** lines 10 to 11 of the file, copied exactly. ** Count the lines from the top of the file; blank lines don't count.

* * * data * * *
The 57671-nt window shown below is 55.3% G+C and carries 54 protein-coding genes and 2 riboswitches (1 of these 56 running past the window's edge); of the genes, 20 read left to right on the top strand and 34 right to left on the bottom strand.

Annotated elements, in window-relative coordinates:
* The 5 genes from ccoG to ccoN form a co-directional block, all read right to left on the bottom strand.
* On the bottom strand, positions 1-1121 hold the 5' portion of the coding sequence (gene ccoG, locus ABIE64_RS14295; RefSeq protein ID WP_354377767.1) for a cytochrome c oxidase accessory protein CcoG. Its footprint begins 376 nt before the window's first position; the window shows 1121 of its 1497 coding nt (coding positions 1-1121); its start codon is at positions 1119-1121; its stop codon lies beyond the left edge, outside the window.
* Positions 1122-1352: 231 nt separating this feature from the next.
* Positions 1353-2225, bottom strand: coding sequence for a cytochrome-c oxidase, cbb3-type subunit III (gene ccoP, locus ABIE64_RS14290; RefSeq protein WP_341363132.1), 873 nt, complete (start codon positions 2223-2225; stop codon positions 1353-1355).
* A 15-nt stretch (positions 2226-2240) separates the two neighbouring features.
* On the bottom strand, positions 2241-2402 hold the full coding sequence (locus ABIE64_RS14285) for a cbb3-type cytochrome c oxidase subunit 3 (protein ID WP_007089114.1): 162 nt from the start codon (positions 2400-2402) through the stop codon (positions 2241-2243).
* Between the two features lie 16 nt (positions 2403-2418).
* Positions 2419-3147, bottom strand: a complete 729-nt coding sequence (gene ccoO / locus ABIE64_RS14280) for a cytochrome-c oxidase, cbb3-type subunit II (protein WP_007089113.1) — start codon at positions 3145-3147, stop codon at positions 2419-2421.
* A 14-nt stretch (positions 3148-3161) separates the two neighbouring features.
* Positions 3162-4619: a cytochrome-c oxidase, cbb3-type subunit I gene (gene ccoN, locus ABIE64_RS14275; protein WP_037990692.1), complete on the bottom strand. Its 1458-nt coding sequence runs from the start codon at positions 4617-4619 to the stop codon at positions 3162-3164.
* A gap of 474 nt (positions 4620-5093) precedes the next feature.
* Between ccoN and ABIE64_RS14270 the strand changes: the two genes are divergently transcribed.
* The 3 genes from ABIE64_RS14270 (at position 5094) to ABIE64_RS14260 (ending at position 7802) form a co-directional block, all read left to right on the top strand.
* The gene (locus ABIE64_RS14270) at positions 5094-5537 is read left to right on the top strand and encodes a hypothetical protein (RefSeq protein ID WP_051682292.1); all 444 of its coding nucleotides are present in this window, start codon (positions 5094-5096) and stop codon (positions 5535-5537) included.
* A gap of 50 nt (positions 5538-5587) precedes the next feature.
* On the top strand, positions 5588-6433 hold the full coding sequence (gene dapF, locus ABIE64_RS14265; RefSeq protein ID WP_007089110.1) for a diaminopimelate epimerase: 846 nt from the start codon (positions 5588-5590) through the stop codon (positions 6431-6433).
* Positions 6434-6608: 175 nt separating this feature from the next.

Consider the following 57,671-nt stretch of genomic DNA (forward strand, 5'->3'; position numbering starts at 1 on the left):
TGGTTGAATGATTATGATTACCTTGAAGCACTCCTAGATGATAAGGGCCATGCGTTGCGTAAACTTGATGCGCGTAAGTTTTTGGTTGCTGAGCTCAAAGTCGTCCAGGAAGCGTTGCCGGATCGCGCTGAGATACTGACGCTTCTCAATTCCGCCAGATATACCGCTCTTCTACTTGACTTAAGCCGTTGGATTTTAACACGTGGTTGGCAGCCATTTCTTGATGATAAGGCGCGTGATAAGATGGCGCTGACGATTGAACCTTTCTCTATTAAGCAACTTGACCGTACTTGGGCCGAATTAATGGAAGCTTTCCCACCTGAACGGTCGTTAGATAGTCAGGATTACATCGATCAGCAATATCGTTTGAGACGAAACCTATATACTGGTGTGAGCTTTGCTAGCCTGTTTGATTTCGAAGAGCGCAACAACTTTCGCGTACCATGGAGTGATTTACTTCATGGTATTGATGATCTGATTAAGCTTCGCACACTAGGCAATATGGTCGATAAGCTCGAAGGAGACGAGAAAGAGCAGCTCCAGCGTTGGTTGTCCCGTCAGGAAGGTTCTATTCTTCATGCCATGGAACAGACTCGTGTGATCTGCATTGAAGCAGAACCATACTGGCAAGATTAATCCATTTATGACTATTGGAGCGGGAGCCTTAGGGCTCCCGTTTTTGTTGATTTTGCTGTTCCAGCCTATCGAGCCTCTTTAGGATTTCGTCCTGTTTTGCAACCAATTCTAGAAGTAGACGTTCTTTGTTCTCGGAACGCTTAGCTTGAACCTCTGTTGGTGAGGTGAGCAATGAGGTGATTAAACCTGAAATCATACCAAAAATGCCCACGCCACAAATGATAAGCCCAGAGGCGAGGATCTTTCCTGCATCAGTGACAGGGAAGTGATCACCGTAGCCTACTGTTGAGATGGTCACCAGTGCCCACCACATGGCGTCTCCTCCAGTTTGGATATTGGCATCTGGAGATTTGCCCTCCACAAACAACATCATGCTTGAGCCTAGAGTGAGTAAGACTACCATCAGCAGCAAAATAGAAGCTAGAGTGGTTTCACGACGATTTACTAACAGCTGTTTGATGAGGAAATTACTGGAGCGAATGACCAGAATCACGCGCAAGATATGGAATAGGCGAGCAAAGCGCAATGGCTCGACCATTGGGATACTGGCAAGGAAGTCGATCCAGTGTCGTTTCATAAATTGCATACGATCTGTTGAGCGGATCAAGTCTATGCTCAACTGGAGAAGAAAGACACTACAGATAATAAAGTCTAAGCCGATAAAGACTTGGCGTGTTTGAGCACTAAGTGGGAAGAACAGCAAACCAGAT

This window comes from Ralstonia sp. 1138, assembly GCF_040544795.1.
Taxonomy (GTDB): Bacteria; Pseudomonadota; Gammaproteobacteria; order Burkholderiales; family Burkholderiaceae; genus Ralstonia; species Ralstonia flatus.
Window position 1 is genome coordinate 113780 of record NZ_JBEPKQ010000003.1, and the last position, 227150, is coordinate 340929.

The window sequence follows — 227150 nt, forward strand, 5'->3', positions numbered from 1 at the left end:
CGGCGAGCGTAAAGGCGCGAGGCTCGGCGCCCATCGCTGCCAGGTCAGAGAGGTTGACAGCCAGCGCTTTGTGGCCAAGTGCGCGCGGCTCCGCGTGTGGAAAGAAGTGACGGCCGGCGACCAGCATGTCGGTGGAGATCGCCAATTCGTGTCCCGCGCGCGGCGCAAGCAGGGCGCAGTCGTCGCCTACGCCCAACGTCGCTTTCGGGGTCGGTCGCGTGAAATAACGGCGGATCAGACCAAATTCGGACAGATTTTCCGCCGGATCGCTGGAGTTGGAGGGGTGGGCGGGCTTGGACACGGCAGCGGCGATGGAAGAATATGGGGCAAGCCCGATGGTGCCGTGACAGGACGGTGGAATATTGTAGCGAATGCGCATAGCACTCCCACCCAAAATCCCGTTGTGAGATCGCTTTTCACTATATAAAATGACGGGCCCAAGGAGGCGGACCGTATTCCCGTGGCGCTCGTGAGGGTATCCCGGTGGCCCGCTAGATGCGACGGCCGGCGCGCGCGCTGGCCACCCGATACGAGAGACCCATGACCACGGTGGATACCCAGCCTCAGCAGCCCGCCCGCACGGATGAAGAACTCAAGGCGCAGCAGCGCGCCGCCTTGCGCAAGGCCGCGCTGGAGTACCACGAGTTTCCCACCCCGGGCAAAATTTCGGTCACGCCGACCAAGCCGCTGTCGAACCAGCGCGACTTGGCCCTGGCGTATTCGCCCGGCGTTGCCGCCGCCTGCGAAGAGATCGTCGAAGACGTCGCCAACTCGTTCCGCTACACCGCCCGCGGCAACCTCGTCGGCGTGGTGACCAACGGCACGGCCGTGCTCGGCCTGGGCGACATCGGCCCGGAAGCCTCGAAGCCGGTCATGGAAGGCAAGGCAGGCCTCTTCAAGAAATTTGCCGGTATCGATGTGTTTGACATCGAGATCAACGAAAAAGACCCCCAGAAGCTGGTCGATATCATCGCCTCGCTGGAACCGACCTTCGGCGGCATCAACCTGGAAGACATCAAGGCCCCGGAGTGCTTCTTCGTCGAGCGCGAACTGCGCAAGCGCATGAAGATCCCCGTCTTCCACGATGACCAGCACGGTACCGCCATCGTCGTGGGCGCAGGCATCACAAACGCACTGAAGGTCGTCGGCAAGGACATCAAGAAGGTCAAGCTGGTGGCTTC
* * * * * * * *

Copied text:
* Positions 2419-3147, bottom strand: a complete 729-nt coding sequence (gene ccoO / locus ABIE64_RS14280) for a cytochrome-c oxidase, cbb3-type subunit II (protein WP_007089113.1) — start codon at positions 3145-3147, stop codon at positions 2419-2421.
* A 14-nt stretch (positions 3148-3161) separates the two neighbouring features.